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Hungry' How about a huge chunk of '80s cheese' NIGHT OF THE COMET 2!'!

Ahoy, squirts! Quint here with something cool for us '80s cheese fans out there. Now, I didn't grow up with NIGHT OF THE COMET, like some of my other favorite '80s cheese flicks like BLOOD DINER and NIGHT OF THE CREEPS. Matter of fact I've just recently seen this gem myself. I have too much nostalgia for stuff like HOUSE and NIGHT OF THE DEMONS to put it among those films, but it was a ton of fun.

Now it has been announced that a sequel with the same cast and same director is in the works. Here's the press release below!

Kelli Maroney, who starred in the sci-fi classic “Night of the Comet” as Sam (“the little girl with the big gun”), will reprise her role in the sequel, NIGHT OF THE COMET II, which she will co-produce with Charlie Mason for his company, Ride the Rail Entertainment, which is clearing the rights.

The original film, long unavailable on DVD or video, was written and directed by Thom Eberhardt, and starred Maroney, Mary Woronov, Robert Beltran, Geoffrey Lewis and Catherine Mary Stewart, some of whom will reprise their original roles.

“I’m thrilled to be able to bring this one back,” said Maronrey, dropping into character as Sam the Cheerleader. “Like, what’s up with it not being out there? I’m so sure it totally has to be….”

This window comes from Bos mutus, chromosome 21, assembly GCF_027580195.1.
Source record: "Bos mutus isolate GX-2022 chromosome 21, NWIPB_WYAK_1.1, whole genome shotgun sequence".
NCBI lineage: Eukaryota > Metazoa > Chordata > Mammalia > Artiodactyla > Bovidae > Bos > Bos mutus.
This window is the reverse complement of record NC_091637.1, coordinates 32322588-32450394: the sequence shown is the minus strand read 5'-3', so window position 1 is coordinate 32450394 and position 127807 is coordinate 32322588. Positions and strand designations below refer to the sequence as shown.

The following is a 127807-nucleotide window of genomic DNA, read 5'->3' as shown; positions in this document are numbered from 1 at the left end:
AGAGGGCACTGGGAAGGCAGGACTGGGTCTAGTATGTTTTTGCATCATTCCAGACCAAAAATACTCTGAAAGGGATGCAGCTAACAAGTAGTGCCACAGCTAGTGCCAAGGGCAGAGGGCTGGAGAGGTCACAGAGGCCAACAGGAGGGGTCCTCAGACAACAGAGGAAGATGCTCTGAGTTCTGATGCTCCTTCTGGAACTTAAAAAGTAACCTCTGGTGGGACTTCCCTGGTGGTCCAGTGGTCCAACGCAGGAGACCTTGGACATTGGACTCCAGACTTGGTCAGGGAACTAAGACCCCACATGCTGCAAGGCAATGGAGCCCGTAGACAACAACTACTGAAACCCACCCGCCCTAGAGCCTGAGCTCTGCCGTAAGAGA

In the original “Night of the Comet,” a comet wipes out most of life on Earth, leaving two Valley Girls (Maroney and Stewart) to fight evil flesh-eating zombies who survive the disaster. The zombies are led by mad scientists Lewis and Woronov. The girls hook up with a friendly truck driver (Beltran) and survive, presumably to repopulate the Earth.

The original film was financed by the Film Development Fund and released domestically by Atlantic Releasing Corp, Paramount, and CBS-Fox Video.

If you've seen the movie then you know the ending isn't exactly a cliff hanger... I'm curious to see where this goes. I hope it's not going to be done on the ultra-cheap with direct-to-DVD production values. The first one obviously didn't have a huge budget, but what was grade B then and what is grade B now is quite a different quality level. Maybe it's the advent of digital photography or the fact that B films hardly ever see a theater screen (thanks to the near elimination of drive-ins and the ease of video/cable), so the filmmakers skimp on the production design and lighting. Who knows? I just know I'd be sad if this is a cheapo direct to DVD follow-up.

I'm currently in the process of contacting some of those involved to get some more dirt on the project, so stay tuned!

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